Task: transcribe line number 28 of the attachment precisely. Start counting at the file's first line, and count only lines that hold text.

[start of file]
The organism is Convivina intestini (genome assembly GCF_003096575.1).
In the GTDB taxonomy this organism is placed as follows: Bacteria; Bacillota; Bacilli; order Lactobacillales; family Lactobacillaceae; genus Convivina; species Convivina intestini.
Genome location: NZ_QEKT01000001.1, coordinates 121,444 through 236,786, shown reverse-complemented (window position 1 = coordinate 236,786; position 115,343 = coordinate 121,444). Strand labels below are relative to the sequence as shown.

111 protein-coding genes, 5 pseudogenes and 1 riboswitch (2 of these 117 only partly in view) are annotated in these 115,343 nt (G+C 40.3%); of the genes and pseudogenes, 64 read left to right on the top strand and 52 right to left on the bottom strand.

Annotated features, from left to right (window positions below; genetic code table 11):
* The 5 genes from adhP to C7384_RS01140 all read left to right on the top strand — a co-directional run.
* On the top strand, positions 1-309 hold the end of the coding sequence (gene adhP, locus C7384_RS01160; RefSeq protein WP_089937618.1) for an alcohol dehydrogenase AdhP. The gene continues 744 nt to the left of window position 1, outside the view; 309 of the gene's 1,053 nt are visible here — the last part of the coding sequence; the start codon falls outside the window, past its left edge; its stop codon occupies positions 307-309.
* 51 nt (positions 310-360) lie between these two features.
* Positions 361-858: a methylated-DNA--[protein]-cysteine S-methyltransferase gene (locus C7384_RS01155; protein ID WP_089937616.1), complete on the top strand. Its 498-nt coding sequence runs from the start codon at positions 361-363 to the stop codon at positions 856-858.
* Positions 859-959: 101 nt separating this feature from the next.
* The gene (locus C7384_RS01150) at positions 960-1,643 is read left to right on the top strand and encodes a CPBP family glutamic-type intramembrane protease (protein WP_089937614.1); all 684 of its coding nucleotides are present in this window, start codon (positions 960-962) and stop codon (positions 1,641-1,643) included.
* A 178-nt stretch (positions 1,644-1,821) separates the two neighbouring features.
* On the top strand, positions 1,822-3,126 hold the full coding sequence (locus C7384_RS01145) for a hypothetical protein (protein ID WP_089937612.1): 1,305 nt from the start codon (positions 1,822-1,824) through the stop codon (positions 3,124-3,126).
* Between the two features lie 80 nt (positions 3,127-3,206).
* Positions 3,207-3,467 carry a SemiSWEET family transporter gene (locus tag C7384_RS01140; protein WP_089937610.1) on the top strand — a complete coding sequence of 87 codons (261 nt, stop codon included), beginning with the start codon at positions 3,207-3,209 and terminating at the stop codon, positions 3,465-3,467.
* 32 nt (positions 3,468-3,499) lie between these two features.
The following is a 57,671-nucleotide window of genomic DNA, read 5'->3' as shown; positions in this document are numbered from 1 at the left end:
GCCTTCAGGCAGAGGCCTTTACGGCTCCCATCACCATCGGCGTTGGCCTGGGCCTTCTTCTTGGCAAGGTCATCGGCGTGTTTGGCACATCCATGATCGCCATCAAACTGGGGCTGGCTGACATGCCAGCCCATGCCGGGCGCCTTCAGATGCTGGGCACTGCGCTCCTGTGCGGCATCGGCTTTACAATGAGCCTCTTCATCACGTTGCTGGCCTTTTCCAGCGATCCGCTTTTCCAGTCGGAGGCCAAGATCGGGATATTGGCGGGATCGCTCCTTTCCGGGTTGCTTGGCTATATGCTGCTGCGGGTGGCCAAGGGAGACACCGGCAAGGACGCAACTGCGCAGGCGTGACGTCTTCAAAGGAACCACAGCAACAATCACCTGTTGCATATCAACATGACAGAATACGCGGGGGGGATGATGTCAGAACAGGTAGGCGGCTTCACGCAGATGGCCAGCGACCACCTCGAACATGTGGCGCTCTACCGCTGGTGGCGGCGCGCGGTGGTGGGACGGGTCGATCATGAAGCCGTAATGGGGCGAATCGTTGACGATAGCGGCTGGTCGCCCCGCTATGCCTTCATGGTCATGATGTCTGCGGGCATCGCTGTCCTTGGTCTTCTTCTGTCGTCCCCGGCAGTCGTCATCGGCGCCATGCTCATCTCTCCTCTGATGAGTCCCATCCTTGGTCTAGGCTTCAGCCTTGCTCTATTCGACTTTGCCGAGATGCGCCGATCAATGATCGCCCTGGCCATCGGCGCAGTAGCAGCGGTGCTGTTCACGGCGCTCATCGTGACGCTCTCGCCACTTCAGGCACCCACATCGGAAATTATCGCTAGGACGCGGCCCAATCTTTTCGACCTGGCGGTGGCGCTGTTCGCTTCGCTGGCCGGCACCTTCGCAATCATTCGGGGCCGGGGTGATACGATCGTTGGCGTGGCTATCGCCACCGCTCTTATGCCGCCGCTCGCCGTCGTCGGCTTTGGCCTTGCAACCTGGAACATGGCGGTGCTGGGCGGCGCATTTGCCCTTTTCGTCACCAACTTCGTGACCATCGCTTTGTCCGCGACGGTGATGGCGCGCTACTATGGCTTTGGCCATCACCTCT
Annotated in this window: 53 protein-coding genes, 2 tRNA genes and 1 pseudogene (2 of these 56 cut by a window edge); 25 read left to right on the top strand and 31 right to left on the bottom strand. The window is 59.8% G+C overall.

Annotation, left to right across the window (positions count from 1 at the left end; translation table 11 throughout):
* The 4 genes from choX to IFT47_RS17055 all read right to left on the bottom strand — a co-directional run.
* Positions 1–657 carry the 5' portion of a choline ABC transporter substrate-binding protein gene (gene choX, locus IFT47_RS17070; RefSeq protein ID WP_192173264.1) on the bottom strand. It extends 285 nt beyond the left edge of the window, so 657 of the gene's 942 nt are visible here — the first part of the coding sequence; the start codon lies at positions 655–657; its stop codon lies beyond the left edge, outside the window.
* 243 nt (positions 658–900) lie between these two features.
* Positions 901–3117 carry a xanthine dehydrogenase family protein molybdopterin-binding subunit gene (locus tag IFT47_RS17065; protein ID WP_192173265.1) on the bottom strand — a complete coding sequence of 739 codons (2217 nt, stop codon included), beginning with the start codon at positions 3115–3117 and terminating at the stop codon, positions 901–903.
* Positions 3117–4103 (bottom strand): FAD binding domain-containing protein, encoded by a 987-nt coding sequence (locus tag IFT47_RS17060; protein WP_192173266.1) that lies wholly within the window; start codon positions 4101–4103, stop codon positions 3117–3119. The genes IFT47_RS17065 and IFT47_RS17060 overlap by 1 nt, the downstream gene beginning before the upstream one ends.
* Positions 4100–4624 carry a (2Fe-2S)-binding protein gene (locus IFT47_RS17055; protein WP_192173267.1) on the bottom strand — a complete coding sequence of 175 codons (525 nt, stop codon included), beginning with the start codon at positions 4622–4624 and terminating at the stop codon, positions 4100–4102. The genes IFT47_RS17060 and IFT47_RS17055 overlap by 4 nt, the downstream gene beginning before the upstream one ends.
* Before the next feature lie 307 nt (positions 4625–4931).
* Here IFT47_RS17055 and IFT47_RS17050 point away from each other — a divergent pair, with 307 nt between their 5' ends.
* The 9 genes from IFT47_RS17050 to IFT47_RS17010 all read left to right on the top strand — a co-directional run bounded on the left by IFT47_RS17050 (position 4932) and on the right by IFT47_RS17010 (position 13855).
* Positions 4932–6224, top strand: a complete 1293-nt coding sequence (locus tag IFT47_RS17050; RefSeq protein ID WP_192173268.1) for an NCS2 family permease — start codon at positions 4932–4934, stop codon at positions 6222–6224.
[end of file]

* Here IFT47_RS17055 and IFT47_RS17050 point away from each other — a divergent pair, with 307 nt between their 5' ends.